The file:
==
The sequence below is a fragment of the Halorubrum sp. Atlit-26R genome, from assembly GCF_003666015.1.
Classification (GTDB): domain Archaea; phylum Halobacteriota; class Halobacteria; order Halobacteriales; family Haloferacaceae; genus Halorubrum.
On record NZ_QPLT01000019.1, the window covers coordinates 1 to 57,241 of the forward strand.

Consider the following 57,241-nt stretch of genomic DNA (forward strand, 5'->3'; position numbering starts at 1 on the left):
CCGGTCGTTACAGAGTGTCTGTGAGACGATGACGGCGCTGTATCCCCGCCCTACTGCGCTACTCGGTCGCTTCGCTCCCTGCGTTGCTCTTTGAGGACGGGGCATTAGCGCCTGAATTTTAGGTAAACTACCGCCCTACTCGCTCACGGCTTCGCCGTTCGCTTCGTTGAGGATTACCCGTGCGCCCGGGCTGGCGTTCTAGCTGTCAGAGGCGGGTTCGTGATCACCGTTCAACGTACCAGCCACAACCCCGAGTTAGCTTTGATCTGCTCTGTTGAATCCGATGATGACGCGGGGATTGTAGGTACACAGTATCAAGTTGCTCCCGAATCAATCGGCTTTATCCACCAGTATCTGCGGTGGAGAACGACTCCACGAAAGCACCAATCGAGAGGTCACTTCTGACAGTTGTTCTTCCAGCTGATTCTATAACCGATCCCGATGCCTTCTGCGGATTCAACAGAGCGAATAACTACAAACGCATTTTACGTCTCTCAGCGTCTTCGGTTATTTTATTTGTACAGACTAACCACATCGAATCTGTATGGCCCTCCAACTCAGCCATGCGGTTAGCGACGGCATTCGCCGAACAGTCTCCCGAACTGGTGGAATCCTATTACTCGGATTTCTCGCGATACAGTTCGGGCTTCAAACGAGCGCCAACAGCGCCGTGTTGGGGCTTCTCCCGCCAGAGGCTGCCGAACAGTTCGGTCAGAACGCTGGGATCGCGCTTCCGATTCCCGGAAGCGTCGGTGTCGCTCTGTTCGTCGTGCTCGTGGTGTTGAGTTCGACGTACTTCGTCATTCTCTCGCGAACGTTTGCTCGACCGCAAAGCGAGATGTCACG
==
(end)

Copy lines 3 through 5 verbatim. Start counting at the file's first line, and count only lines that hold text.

On record NZ_QPLT01000019.1, the window covers coordinates 1 to 57,241 of the forward strand.

Consider the following 57,241-nt stretch of genomic DNA (forward strand, 5'->3'; position numbering starts at 1 on the left):
CCGGTCGTTACAGAGTGTCTGTGAGACGATGACGGCGCTGTATCCCCGCCCTACTGCGCTACTCGGTCGCTTCGCTCCCTGCGTTGCTCTTTGAGGACGGGGCATTAGCGCCTGAATTTTAGGTAAACTACCGCCCTACTCGCTCACGGCTTCGCCGTTCGCTTCGTTGAGGATTACCCGTGCGCCCGGGCTGGCGTTCTAGCTGTCAGAGGCGGGTTCGTGATCACCGTTCAACGTACCAGCCACAACCCCGAGTTAGCTTTGATCTGCTCTGTTGAATCCGATGATGACGCGGGGATTGTAGGTACACAGTATCAAGTTGCTCCCGAATCAATCGGCTTTATCCACCAGTATCTGCGGTGGAGAACGACTCCACGAAAGCACCAATCGAGAGGTCACTTCTGACAGTTGTTCTTCCAGCTGATTCTATAACCGATCCCGATGCCTTCTGCGGATTCAACAGAGCGAATAACTACAAACGCATTTTACGTCTCTCAGCGTCTTCGGTTATTTTATTTGTACAGACTAACCACATCGAATCTGTATGGCCCTCCAACTCAGCCATGCGGTTAGCGACGGCATTCGCCGAACAGTCTCCCGAACTGGTGGAATCCTATTACTCGGATTTCTCGCGATACAGTTCGGGCTTCAAACGAGCGCCAACAGCGCCGTGTTGGGGCTTCTCCCGCCAGAGGCTGCCGAACAGTTCGGTCAGAACGCTGGGATCGCGCTTCCGATTCCCGGAAGCGTCGGTGTCGCTCTGTTCGTCGTGCTCGTGGTGTTGAGTTCGACGTACTTCGTCATTCTCTCGCGAACGTTTGCTCGACCGCAAAGCGAGATGTCACG